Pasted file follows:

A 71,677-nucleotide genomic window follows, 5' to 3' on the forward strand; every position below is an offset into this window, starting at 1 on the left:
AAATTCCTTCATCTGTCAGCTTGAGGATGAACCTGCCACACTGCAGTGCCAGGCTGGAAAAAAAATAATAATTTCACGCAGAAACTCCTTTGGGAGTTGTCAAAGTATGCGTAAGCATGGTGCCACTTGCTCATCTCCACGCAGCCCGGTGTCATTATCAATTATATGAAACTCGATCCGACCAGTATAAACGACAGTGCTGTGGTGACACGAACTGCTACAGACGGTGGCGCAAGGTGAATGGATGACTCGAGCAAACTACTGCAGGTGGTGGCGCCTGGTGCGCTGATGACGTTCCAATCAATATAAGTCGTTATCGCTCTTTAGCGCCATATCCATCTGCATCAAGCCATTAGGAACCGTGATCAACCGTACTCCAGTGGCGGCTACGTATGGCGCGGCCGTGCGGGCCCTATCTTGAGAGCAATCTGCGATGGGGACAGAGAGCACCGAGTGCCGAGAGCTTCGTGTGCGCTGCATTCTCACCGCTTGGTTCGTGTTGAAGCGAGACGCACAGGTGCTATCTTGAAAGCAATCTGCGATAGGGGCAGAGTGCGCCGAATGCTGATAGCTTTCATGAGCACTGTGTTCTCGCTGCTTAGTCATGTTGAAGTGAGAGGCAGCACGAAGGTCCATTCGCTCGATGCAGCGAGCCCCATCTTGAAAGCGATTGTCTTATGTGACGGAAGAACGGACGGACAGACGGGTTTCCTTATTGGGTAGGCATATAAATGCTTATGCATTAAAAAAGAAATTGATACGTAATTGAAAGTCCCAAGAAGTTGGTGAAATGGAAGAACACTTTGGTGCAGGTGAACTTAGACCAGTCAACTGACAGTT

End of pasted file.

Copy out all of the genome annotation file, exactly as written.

A 71,677-nucleotide genomic window follows, 5' to 3' on the forward strand; every position below is an offset into this window, starting at 1 on the left:
AAATTCCTTCATCTGTCAGCTTGAGGATGAACCTGCCACACTGCAGTGCCAGGCTGGAAAAAAAATAATAATTTCACGCAGAAACTCCTTTGGGAGTTGTCAAAGTATGCGTAAGCATGGTGCCACTTGCTCATCTCCACGCAGCCCGGTGTCATTATCAATTATATGAAACTCGATCCGACCAGTATAAACGACAGTGCTGTGGTGACACGAACTGCTACAGACGGTGGCGCAAGGTGAATGGATGACTCGAGCAAACTACTGCAGGTGGTGGCGCCTGGTGCGCTGATGACGTTCCAATCAATATAAGTCGTTATCGCTCTTTAGCGCCATATCCATCTGCATCAAGCCATTAGGAACCGTGATCAACCGTACTCCAGTGGCGGCTACGTATGGCGCGGCCGTGCGGGCCCTATCTTGAGAGCAATCTGCGATGGGGACAGAGAGCACCGAGTGCCGAGAGCTTCGTGTGCGCTGCATTCTCACCGCTTGGTTCGTGTTGAAGCGAGACGCACAGGTGCTATCTTGAAAGCAATCTGCGATAGGGGCAGAGTGCGCCGAATGCTGATAGCTTTCATGAGCACTGTGTTCTCGCTGCTTAGTCATGTTGAAGTGAGAGGCAGCACGAAGGTCCATTCGCTCGATGCAGCGAGCCCCATCTTGAAAGCGATTGTCTTATGTGACGGAAGAACGGACGGACAGACGGGTTTCCTTATTGGGTAGGCATATAAATGCTTATGCATTAAAAAAGAAATTGATACGTAATTGAAAGTCCCAAGAAGTTGGTGAAATGGAAGAACACTTTGGTGCAGGTGAACTTAGACCAGTCAACTGACAGTT